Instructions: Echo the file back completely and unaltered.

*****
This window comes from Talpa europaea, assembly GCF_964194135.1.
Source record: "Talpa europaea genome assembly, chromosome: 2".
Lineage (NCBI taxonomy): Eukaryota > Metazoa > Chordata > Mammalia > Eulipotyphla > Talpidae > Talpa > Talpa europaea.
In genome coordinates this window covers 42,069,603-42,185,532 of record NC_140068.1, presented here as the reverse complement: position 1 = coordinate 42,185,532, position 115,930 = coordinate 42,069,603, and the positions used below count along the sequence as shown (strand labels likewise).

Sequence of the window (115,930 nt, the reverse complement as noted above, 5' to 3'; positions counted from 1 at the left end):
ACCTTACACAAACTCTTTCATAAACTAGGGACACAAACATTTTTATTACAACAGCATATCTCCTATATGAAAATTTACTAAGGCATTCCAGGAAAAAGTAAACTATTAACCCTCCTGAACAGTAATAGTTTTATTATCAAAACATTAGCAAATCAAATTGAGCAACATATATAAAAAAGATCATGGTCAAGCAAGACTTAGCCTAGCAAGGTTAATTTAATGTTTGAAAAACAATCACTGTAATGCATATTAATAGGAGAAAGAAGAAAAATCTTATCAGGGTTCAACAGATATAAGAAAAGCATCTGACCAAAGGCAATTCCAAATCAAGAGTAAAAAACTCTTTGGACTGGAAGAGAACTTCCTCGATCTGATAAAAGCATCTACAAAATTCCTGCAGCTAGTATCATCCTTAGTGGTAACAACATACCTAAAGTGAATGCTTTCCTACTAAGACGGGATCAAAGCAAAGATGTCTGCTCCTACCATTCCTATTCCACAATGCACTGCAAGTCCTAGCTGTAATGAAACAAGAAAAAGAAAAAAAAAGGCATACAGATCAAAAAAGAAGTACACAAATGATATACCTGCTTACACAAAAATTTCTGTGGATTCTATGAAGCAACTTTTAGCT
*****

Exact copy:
This window comes from Talpa europaea, assembly GCF_964194135.1.
Source record: "Talpa europaea genome assembly, chromosome: 2".
Lineage (NCBI taxonomy): Eukaryota > Metazoa > Chordata > Mammalia > Eulipotyphla > Talpidae > Talpa > Talpa europaea.
In genome coordinates this window covers 42,069,603-42,185,532 of record NC_140068.1, presented here as the reverse complement: position 1 = coordinate 42,185,532, position 115,930 = coordinate 42,069,603, and the positions used below count along the sequence as shown (strand labels likewise).

Sequence of the window (115,930 nt, the reverse complement as noted above, 5' to 3'; positions counted from 1 at the left end):
ACCTTACACAAACTCTTTCATAAACTAGGGACACAAACATTTTTATTACAACAGCATATCTCCTATATGAAAATTTACTAAGGCATTCCAGGAAAAAGTAAACTATTAACCCTCCTGAACAGTAATAGTTTTATTATCAAAACATTAGCAAATCAAATTGAGCAACATATATAAAAAAGATCATGGTCAAGCAAGACTTAGCCTAGCAAGGTTAATTTAATGTTTGAAAAACAATCACTGTAATGCATATTAATAGGAGAAAGAAGAAAAATCTTATCAGGGTTCAACAGATATAAGAAAAGCATCTGACCAAAGGCAATTCCAAATCAAGAGTAAAAAACTCTTTGGACTGGAAGAGAACTTCCTCGATCTGATAAAAGCATCTACAAAATTCCTGCAGCTAGTATCATCCTTAGTGGTAACAACATACCTAAAGTGAATGCTTTCCTACTAAGACGGGATCAAAGCAAAGATGTCTGCTCCTACCATTCCTATTCCACAATGCACTGCAAGTCCTAGCTGTAATGAAACAAGAAAAAGAAAAAAAAAGGCATACAGATCAAAAAAGAAGTACACAAATGATATACCTGCTTACACAAAAATTTCTGTGGATTCTATGAAGCAACTTTTAGCT